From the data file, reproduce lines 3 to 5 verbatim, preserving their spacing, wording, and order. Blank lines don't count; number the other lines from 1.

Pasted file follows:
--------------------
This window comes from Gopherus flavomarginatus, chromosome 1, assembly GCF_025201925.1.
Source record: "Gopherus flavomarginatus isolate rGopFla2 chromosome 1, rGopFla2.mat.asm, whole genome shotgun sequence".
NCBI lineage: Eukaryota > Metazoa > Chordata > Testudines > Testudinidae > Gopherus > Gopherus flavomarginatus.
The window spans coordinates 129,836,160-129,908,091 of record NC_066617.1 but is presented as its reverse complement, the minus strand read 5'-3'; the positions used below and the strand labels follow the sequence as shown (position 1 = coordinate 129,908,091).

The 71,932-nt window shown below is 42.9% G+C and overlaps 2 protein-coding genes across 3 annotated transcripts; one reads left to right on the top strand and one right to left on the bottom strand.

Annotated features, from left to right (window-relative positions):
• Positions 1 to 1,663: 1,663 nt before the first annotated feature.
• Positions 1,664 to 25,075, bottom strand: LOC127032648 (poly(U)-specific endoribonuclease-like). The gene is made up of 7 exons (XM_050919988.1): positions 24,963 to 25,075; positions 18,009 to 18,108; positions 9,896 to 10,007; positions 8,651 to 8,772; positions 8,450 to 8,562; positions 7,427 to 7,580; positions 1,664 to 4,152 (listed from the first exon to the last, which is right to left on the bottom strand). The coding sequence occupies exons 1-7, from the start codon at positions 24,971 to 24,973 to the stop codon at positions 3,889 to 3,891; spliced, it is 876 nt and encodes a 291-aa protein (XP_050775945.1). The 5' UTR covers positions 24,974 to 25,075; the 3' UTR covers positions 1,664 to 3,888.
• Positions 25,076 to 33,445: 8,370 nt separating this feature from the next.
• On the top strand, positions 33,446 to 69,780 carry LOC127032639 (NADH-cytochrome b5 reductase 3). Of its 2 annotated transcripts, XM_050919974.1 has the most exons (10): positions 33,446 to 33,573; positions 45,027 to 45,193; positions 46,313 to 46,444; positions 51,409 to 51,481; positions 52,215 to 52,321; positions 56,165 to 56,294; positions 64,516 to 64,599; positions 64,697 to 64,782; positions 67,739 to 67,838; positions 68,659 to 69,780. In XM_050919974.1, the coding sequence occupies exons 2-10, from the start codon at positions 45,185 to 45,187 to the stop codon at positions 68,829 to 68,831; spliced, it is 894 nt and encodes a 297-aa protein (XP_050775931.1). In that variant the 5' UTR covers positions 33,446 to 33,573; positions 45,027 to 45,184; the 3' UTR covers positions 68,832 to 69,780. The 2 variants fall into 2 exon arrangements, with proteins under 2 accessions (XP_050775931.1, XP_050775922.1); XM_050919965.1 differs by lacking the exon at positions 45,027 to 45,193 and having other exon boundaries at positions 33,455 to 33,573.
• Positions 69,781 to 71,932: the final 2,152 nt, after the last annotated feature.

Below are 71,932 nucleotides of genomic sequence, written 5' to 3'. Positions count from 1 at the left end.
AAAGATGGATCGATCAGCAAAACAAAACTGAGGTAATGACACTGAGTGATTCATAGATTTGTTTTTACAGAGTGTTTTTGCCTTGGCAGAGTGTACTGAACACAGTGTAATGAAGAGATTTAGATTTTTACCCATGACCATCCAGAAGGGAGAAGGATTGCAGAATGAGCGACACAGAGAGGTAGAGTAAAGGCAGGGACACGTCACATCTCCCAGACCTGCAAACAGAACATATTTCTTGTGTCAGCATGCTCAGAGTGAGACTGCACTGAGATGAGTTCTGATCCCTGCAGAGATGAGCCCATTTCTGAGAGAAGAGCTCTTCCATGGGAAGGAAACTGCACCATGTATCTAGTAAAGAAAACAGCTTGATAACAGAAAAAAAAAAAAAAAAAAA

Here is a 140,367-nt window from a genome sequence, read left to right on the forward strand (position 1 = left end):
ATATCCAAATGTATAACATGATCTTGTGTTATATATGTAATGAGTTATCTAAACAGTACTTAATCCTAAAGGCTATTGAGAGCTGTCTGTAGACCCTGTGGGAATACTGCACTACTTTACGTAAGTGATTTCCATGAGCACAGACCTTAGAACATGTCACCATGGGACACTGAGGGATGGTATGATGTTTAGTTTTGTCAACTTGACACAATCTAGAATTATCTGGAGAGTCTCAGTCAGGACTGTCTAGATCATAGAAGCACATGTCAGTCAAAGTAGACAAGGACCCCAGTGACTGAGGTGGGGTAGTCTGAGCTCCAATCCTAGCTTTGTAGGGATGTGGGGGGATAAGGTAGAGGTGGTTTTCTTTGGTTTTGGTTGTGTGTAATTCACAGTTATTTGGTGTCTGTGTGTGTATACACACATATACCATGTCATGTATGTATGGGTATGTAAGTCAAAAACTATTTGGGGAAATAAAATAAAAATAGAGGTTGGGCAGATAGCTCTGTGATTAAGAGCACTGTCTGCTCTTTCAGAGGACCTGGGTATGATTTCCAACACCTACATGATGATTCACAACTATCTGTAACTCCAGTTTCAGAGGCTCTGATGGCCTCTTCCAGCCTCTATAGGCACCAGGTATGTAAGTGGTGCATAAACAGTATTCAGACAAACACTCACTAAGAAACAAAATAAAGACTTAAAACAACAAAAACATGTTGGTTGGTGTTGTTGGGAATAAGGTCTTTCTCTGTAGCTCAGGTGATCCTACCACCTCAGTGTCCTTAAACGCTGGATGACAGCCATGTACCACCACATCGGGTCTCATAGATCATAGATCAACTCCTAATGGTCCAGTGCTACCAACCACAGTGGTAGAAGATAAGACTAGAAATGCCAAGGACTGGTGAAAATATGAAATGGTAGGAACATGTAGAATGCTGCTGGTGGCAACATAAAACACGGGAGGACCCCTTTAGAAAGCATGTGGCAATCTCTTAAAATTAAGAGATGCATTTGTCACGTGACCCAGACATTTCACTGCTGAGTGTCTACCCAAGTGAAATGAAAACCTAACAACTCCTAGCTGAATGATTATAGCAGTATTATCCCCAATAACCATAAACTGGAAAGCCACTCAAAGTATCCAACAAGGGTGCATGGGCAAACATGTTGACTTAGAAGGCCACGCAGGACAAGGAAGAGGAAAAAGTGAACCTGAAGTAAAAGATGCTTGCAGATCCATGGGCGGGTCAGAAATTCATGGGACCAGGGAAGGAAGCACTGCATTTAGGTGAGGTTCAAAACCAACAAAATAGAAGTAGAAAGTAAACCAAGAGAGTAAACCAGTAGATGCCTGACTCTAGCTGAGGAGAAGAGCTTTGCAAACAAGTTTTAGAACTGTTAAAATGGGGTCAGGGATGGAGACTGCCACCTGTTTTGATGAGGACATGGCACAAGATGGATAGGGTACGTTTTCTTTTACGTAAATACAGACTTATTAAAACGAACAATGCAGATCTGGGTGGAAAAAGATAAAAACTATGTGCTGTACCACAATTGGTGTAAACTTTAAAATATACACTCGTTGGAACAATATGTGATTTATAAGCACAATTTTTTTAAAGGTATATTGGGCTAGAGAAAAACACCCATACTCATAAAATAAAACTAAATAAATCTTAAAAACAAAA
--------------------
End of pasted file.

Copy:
NCBI lineage: Eukaryota > Metazoa > Chordata > Testudines > Testudinidae > Gopherus > Gopherus flavomarginatus.
The window spans coordinates 129,836,160-129,908,091 of record NC_066617.1 but is presented as its reverse complement, the minus strand read 5'-3'; the positions used below and the strand labels follow the sequence as shown (position 1 = coordinate 129,908,091).

The 71,932-nt window shown below is 42.9% G+C and overlaps 2 protein-coding genes across 3 annotated transcripts; one reads left to right on the top strand and one right to left on the bottom strand.